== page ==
New CHRSP Study on Preventing Type 2 Diabetes
The Research Question for this study was: "What interventions are likely to be effective in reducing the incidence of Type 2 Diabetes and its medical complications in the adult population of Newfoundland and Labrador?"
CHRSP hosts a dissemination event (live meeting and webinar) to launch this report on June 8, 2016 at the NLCAHR Boardroom with Dr. Laura Rosella, our Subject Expert for this study, Dr. Michel Grignon, our Health Economist for the report, and the Project Lead Sarah Mackey presenting a detailed overview of the project findings.
Key findings from our study include:
- At present, there is an insufficient amount of high-quality evidence on the long-term clinical benefits and potential harms of screening for T2D. The limited evidence that is available showed no evidence of improved mortality through screening for T2D, either in the general population or in high-risk populations after 10 years of follow-up.
- Overall, more robust evidence is needed to confidently evaluate the cost-effectiveness of screening interventions for T2D. In the limited studies available, there was some evidence to suggest that targeted opportunistic screening to detect and manage diabetes among high-risk patients (i.e., patients with obesity and/or with high blood pressure) may be either cost-saving or cost less than $6,000 USD per quality-adjusted life year (QALY) gained. However, it should be noted that there was disagreement between studies on the range of cost.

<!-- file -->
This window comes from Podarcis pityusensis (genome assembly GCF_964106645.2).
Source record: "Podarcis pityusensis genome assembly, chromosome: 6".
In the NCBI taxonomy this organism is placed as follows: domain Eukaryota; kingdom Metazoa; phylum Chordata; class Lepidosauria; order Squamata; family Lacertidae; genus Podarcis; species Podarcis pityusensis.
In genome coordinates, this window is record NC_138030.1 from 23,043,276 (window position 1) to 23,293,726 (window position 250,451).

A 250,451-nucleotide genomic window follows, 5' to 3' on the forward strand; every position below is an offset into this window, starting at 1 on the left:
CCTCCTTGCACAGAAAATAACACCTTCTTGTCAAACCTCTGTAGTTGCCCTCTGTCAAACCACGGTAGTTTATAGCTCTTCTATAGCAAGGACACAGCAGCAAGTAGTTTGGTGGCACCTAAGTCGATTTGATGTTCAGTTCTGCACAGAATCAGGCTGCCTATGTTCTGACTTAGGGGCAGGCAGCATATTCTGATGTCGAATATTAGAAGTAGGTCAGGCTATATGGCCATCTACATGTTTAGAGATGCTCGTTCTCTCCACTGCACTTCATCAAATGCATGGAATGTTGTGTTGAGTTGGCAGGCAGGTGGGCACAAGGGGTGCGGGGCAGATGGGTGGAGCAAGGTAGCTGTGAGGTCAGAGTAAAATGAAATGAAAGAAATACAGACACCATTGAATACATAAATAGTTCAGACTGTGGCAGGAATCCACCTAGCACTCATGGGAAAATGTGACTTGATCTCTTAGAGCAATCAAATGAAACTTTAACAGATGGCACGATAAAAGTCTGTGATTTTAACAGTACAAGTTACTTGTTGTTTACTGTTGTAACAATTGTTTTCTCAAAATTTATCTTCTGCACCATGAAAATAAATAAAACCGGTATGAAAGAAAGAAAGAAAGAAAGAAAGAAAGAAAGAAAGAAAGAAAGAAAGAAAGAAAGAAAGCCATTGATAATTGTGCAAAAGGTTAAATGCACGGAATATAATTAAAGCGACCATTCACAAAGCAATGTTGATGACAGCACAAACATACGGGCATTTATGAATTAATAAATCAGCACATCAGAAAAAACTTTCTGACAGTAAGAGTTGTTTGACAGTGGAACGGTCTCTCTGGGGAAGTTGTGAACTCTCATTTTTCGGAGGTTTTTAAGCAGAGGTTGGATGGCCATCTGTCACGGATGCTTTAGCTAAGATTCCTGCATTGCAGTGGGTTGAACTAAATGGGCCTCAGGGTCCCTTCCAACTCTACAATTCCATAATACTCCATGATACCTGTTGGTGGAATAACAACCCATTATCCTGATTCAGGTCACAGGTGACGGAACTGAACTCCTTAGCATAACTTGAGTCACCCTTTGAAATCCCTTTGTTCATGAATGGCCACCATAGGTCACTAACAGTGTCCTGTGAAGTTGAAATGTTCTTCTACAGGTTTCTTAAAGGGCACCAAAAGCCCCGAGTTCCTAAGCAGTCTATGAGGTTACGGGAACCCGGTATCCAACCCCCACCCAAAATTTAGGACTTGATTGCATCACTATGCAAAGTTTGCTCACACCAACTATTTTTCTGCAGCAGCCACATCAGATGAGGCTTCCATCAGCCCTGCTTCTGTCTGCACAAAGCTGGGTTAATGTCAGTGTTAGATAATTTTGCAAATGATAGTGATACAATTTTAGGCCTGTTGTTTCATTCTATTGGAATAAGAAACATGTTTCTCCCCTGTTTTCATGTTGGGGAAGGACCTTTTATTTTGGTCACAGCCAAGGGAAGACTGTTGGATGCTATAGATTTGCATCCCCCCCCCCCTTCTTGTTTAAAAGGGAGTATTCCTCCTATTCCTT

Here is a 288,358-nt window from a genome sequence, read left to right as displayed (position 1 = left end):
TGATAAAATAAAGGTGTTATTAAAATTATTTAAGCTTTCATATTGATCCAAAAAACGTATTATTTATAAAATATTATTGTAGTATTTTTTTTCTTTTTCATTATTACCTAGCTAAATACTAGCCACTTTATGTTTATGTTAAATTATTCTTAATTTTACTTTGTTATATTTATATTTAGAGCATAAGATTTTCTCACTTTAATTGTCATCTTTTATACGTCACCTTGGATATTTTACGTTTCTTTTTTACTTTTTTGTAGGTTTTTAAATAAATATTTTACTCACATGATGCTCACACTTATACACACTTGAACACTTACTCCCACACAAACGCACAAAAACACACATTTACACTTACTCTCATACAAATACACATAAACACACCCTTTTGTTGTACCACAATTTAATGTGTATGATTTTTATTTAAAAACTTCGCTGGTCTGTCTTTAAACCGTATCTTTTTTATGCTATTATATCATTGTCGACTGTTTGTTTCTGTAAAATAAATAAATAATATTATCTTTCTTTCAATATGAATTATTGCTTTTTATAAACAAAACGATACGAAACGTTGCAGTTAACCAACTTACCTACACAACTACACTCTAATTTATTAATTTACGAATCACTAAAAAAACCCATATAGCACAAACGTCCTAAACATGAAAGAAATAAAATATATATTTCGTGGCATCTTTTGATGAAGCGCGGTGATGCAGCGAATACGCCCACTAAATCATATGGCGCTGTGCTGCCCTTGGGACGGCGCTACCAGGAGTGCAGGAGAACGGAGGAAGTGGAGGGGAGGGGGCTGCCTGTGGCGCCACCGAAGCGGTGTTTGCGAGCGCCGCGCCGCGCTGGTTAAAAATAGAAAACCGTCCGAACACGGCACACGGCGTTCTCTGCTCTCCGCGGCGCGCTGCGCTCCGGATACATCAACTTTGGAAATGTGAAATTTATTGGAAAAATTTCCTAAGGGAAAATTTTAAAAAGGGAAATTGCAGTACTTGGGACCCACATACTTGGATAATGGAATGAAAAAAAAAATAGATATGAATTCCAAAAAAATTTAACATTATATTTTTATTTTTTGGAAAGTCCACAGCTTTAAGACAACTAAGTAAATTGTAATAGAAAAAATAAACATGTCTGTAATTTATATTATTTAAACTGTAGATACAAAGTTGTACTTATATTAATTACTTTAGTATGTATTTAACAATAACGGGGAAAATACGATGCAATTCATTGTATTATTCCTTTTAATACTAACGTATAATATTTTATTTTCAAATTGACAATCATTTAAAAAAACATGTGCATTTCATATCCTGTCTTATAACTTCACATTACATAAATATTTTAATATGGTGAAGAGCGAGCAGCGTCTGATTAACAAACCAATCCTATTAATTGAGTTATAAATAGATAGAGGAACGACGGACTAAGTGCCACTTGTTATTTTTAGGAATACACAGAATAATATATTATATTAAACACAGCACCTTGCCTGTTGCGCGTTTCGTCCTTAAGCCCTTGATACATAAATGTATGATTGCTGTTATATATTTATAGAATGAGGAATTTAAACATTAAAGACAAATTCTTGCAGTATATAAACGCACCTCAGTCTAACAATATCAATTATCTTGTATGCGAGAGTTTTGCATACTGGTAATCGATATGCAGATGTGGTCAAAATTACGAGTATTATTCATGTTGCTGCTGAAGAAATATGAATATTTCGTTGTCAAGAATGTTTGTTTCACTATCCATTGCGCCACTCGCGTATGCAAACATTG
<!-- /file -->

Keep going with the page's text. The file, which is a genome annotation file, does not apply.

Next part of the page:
- Universal population screening of all adults aged at or over 45 years compared with no screening was not shown to be cost-effective at all, with a predicted incremental cost-effectiveness ratio (ICER) of close to CAD$200,000.
- Evidence shows that some oral anti-diabetic drug classes and some other drug classes can effectively prevent the onset of T2D in specific at-risk populations. The authors describe these populations differently: as hypertensive, as high risk, as pre-diabetic, as having at least one cardiovascular disease or as having one cardiovascular disease risk). Other drug classes had no significant preventive effect. Additionally, some drug classes are more effective for promoting regression to normoglycemia than for reducing T2D incidence, depending on the individual’s risk profile.
- Good quality evidence shows that many effective lifestyle interventions (that promote modest weight loss through improved diet and/or increase physical activity) can decrease the incidence of T2D in both the short and long-term. Improvements in blood pressure, triglycerides, weight, BMI and waist circumference were also commonly reported. A key factor in the success of combination lifestyle interventions is adherence to lifestyle changes.
- Most preventive interventions are considered cost-effective, with ICER of less than $20,000 USD per QALY.
- There are a number of heterogeneous strategies that prevent T2D. The effectiveness of these interventions appears to be dependent on age, weight loss, and an individual’s risk profile, among other factors. There is insufficient evidence to comment on the effectiveness of mixed interventions on cardiovascular outcomes or on all-cause morbidity and mortality.